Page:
HICKS COLUMN: Coe's antics might end up helping Moseley campaign
If Peggy Moseley wins re-election this year, she may want to thank David Coe.
That might seem strange to anyone who has been following this vitriolic — and often highly amusing — feud between the Charleston County auditor and her biggest critic.
These two are like Ahab and Moby Dick.
But Coe has so relentlessly piled up charges against the auditor these past few months that some people actually feel sorry for Moseley.
Clearly, Coe is getting to his target. In Saturday's Post and Courier, Glenn Smith wrote about a man — hilariously identified in the Sheriff's Office report only as “Peggy Moseley's husband” — showing up at Coe's house last week and threatening to stick Coe's head in a crab pot.
The rest of his body would apparently be elsewhere at the time.
Now what could possibly drive anyone to say such a vicious thing?
Uh, David Coe.
Even Coe admits he can be a “royal pain,” as he described himself last year when the former county administrator asked him to stay away from county employees.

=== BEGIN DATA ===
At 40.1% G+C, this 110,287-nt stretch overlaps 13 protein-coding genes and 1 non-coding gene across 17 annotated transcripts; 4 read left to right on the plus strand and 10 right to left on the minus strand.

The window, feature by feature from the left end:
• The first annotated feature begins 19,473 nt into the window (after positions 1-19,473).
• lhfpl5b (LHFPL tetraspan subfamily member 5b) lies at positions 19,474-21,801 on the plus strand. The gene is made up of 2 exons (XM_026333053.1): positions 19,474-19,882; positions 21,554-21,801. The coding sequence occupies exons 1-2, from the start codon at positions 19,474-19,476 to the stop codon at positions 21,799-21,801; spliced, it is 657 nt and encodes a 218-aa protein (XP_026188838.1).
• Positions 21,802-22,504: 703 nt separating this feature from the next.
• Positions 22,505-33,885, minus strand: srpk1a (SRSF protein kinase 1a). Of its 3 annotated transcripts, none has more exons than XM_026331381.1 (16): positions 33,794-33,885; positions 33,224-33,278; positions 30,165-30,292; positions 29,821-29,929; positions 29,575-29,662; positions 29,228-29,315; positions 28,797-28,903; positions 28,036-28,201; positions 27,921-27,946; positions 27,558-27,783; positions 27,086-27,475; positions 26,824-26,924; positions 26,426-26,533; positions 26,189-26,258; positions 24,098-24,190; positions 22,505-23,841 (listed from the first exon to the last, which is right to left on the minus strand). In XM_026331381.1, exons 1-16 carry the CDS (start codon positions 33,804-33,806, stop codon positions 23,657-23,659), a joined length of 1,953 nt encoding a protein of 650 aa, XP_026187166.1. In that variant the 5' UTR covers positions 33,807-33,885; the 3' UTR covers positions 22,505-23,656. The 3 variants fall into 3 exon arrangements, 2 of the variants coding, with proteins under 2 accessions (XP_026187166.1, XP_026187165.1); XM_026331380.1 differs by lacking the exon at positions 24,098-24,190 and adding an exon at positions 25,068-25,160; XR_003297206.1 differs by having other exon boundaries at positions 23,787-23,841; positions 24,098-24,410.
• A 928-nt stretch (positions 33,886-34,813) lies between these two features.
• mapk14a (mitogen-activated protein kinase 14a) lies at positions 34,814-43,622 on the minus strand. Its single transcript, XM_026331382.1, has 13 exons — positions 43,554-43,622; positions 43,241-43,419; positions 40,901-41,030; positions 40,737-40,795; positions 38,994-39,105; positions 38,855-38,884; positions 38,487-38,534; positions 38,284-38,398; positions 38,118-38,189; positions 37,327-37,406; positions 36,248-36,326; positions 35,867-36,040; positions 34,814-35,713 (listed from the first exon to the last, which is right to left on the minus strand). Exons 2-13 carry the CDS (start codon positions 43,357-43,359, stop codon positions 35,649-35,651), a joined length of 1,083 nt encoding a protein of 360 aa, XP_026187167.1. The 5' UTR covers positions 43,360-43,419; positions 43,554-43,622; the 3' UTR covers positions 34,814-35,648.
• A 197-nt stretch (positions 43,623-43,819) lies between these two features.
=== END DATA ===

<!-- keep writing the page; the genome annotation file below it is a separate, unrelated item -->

Allen O'Neal said Coe was “loud, demanding and belligerent.”
Even in the Sheriff's Office incident report last week, Coe is described as being “demeaning” — twice.
Given the stuff deputies deal with, that's saying something.
But Coe has directed most of his considerable charisma toward waging war on Peggy Moseley.
It started years ago, when he claimed Moseley didn't do enough to tax yacht owners. Lately, it's gotten worse.
Coe has called the Department of Transportation to report seeing Moseley campaign signs where they shouldn't be. He filed an Ethics Commission complaint about Moseley allegedly using her county car for campaign purposes — and then blabbed to the press, violating ethics laws himself.
And he's tried to get local media to write about some auditor's office staffers attending a GOP luncheon with Moseley. So? County employees don't get a lunch break?
Gee, it's hard to imagine what could have sent “Peggy Moseley's husband” off the deep end.
Underdog is here?
Coe obviously isn't from around here.
If so, he'd know that in the South you get more with honey than vinegar. And also that it's poor form to pile on, to kick someone while they are down.
Moseley has gotten more than her share of bad publicity over alleged preferential tax treatment for her property. Bringing up some of this piddly stuff — like the GOP luncheon — undermines whatever serious complaint Coe may have.
Moseley faces two challengers in the Republican primary this June. There is no question that, thanks in part to Coe, her name recognition is at an all-time high. And you know, voters love an underdog, someone who can claim she's being picked on.
So Coe had better take a chill pill.
If he's mad now, imagine what a “royal pain” he'll be if Moseley gets re-elected.
Reach Brian Hicks at firstname.lastname@example.org or follow him on Twitter at @BriHicks_PandC.